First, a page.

Lisa was free spirited, unabashed, confident, bold and strong old timer at nudist park. Author showed her vulnerability through her work and the how late she realized what she want to be in life. She did house cleaning job for living but without clothes and that paid well. I liked her for enjoying her work even though she came across weird clients with their even weirder demands. She was pure nudist like all park member who didn’t care what anybody did in life and never judged Brian for his alcoholic nature and setbacks in his life.

Best part of the book the setting. I enjoyed reading clothing optional Deep Valley nudist park, its history and rules, its layout, how membership worked, its “book of shame”, and how lack of new membership and young blood was affecting finance of the park, their terminology ‘textile’ for person preferring clothes…. but best of all was the community. They all were friendly and happier, greeted everyone they come across, member and nonmembers alike, strictly following rules of keeping eye contact, no leering, staring or public arousal or misbehavior making it safe for both women and kids. I also enjoyed reading about other nudist park, beaches, trails, and resorts all over the America. I didn’t know about AANR- American Association of Nude Recreation until I read about it in this book.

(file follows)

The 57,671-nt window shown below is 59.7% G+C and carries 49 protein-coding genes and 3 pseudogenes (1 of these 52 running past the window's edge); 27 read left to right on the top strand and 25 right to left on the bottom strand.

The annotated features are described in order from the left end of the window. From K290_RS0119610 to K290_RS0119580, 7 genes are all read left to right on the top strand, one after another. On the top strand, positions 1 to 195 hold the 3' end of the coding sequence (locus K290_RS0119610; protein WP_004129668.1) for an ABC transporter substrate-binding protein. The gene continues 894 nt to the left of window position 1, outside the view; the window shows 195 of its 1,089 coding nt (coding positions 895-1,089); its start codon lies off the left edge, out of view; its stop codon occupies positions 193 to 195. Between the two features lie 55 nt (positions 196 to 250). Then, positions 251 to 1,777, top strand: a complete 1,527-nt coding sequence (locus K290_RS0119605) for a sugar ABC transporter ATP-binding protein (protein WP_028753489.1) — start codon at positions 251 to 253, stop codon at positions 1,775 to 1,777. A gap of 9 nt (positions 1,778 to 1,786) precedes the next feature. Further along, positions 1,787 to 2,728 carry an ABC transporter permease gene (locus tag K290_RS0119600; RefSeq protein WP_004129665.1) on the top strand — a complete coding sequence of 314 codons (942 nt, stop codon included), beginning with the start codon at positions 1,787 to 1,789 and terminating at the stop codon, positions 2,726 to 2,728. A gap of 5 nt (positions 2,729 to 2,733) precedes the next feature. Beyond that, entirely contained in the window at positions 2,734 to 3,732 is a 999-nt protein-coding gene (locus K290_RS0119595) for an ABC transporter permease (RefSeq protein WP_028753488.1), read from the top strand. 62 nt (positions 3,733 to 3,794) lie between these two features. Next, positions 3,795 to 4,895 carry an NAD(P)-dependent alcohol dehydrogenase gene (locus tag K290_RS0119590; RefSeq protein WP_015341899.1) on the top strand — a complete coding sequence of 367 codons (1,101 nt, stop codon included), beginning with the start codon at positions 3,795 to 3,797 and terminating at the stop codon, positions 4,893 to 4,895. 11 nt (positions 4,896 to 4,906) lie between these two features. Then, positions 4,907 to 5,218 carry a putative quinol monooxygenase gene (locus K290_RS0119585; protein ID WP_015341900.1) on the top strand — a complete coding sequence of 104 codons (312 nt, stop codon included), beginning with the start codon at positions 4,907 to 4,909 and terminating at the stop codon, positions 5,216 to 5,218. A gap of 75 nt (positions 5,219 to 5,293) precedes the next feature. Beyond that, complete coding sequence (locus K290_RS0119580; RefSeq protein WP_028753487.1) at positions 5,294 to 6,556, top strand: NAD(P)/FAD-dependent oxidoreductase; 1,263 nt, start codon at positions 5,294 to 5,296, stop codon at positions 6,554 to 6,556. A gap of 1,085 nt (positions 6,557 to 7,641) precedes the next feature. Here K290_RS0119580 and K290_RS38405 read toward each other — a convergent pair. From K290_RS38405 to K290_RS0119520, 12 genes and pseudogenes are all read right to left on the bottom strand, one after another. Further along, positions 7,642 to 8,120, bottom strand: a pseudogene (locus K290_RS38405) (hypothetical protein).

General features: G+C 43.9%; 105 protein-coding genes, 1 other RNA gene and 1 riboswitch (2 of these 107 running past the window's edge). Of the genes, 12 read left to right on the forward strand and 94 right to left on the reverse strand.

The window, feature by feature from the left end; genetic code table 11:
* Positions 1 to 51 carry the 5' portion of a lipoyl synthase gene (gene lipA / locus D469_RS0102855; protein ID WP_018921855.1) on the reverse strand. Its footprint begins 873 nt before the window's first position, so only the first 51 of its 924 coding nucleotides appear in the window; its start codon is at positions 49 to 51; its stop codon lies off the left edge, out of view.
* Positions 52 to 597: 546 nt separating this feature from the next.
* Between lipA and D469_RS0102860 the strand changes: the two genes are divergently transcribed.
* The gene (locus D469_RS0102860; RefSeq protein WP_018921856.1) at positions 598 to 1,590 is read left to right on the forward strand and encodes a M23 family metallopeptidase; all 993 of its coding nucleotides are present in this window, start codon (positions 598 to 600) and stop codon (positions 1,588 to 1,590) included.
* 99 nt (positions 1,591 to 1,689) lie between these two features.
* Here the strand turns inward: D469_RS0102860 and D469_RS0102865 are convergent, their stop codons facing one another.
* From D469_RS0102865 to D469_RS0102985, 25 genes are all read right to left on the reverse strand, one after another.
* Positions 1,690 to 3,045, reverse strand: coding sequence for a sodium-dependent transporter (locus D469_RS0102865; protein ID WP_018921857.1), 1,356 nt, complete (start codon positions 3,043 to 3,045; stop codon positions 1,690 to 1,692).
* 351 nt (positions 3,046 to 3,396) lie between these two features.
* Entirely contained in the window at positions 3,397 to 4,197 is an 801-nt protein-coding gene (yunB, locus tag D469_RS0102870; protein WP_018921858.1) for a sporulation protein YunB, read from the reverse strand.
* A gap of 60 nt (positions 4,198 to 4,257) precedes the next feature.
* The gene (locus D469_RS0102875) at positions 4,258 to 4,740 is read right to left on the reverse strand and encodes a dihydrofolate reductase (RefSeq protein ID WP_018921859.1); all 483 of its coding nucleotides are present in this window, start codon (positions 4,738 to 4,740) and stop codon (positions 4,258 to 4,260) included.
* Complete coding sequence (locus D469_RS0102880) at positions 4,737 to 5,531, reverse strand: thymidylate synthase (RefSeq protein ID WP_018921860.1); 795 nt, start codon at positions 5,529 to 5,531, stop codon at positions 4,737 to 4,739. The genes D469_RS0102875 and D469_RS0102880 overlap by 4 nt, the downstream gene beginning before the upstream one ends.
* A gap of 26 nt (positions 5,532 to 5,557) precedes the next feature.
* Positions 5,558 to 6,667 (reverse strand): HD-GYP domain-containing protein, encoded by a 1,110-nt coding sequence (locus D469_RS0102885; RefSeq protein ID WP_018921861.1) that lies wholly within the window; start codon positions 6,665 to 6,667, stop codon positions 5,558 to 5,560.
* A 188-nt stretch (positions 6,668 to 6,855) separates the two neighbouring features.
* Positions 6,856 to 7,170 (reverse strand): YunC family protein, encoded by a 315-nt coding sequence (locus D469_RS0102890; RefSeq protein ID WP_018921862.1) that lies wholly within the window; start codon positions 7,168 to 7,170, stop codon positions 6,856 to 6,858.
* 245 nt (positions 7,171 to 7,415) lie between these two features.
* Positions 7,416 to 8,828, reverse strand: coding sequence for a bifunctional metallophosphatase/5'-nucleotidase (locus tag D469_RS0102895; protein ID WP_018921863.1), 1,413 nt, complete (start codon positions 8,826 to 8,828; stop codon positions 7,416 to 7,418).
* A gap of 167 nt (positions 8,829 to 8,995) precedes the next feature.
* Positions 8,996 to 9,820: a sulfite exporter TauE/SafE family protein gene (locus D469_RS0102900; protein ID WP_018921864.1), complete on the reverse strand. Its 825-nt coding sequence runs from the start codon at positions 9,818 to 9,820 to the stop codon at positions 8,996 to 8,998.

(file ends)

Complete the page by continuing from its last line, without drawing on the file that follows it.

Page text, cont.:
There was definitely talk about body parts as the book was about nudity but it never felt overly done or uncomfortable. I loved the way author portrayed concept of nudity and body confidence, people’s wrong perception against nudity and how taking off clothes makes people come close to nature, stripped of status and judgement, making everyone feel equal and united that we fail to feel with clothes. This was inspired from author’s personal experience and it reflected well here.

“without clothes, nobody knows your social status and everyone’s on an even playing field.”